Tao: Drum Heart — Powerful Synergy of Japanese Drumming and Movement
The ancient Japanese art of Taiko drumming comes to Miami this Friday, with Tao: Drum Heart, which premiered at the Edinburgh Festival Fringe and has gone on to tour internationally, getting an extra boost with an appearance on The Late Show with Stephen Colbert. Sponsored by Culture Shock Miami (meaning $5 tickets for ages 13-22), the visually and acoustically mesmerizing group performs Friday at the South Miami-Dade Cultural Arts Center.
Taiko refers to a broad range of Japanese percussion instruments characterized by an ensemble playing on different drums and includes martial arts style of choreography. The performers are both musicians and dancers and the movements tend to be hard and fast, with the performers aiming to form a connection between the drum and themselves using four principles: attitude, music, technique and energy.
We spoke by phone with Taro Harasaki, a musician and performer with the company – about the production, Japanese traditional instruments, the training of the performers, and on costuming.
Tell us in more detail about the performance
Harasaki: All the performers are musicians, drummers, dancers and singers. We mainly use Japanese type of drums in the show, along with the Japanese three-string guitar, harp and bamboo flute — but mainly drums. The performers compose the choreography. We do modern drumming using typical instruments. It’s full of energy and entertainment. There are 17 performers, and some martial arts aspects in the show, including karate. This production started in Japan in 2016. The North American tour started the end of January 2018.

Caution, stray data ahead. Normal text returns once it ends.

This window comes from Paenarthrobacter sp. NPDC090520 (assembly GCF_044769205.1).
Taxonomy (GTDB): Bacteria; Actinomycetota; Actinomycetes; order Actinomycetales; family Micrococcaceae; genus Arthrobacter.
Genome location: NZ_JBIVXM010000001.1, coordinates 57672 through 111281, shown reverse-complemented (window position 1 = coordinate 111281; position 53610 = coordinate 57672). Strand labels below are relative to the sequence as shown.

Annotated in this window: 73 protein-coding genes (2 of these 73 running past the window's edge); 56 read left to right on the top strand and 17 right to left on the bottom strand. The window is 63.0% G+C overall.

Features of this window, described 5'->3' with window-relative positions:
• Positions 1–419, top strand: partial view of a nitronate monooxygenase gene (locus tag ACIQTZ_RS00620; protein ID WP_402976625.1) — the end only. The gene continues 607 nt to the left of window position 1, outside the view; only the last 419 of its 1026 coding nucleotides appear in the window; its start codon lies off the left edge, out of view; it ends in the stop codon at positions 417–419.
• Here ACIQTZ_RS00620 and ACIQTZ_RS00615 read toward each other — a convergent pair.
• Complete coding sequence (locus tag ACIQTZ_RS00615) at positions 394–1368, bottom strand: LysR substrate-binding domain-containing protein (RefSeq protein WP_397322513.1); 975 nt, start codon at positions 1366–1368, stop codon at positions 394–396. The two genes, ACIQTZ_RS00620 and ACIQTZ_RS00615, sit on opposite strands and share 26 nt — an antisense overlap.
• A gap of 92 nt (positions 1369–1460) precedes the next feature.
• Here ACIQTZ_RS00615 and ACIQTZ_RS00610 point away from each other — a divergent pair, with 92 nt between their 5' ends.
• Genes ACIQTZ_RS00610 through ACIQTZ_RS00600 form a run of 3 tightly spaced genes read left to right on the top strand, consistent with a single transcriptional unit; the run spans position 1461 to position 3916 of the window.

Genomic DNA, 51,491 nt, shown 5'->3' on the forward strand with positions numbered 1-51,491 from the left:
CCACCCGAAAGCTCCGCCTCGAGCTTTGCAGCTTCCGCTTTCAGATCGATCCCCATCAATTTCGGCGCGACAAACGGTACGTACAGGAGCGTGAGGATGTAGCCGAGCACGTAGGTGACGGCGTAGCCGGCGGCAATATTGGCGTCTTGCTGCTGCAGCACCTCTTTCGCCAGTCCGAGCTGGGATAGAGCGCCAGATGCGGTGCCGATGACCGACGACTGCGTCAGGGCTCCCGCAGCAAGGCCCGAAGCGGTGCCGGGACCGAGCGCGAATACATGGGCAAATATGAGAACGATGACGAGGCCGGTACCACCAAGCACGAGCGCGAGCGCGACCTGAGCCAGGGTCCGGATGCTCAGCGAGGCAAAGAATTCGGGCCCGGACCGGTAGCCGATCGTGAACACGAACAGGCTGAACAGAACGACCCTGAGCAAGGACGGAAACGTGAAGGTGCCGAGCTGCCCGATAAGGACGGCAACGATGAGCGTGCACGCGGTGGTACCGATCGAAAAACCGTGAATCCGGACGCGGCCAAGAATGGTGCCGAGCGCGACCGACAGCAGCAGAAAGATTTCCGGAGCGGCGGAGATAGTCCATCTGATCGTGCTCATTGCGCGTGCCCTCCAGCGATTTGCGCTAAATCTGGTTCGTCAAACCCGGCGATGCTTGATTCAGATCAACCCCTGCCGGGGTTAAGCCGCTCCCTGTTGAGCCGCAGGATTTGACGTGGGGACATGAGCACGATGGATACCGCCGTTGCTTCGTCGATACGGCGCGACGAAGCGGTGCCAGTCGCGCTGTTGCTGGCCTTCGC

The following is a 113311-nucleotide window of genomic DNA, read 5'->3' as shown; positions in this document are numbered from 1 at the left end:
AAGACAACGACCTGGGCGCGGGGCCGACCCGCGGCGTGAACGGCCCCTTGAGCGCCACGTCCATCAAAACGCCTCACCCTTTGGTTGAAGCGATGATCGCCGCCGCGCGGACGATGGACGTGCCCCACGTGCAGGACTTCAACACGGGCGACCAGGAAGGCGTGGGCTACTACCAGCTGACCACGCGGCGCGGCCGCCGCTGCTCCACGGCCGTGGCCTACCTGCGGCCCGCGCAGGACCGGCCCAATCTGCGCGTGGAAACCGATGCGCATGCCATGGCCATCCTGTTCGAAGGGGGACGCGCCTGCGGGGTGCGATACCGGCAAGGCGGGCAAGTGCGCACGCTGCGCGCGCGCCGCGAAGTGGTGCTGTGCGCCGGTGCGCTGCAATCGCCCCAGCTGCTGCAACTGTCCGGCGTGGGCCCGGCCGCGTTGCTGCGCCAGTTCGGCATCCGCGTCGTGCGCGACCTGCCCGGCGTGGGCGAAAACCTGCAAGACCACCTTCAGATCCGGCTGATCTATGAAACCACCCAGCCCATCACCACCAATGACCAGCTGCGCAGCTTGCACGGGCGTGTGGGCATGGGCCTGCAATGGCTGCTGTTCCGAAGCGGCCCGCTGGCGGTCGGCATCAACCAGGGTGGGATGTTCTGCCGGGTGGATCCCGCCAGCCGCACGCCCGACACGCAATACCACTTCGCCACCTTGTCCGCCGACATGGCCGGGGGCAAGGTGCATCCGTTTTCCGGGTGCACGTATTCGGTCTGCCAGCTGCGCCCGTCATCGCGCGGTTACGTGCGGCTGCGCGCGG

What goes into the training of the performers?
We are based in Japan on the top of a mountain; very isolated, surrounded by nature. People say Tao Drum is living on the edge of civilization. All day we practice, rehearse, and train. Japanese drum is very loud, we can’t train in town. [But] we have all the modern conveniences: Wifi, a theater, huge gym hall, a bar — a modern comfortable lifestyle.
Who designed the costumes?
The costumes were designed by Junko Koshino, a famous Japanese designer, and they are a fusion between modern and classic. They are based off the kimono in weight and texture, but the design is [a mix of] modern and traditional. They are basically black and white with some colors, such as red. [Koshino is known for her couture designs with an emphasis on the aerodynamics of sports, and applying these principles to her technology-aware garments and costumes.]
What should the audience expect of the experience?
The audience should expect a lot of energy and … a lot of entertaining performers on stage. They will feel the vibrations of the pounding of the drums. It can be very soothing. Japanese drumming is like the mother’s heartbeat to the baby in the womb. Loud but calming.
Tao: Drum Heart, Friday at 8:00 p.m., in collaboration with Culture Shock Miami at South Miami -Dade Cultural Arts Center, 10950 SW 211 St., Cutler Bay; tickets $20-37.50; $5 tickets for ages 13-22 via www.cultureshockmiami.com ; www.smdcac.org.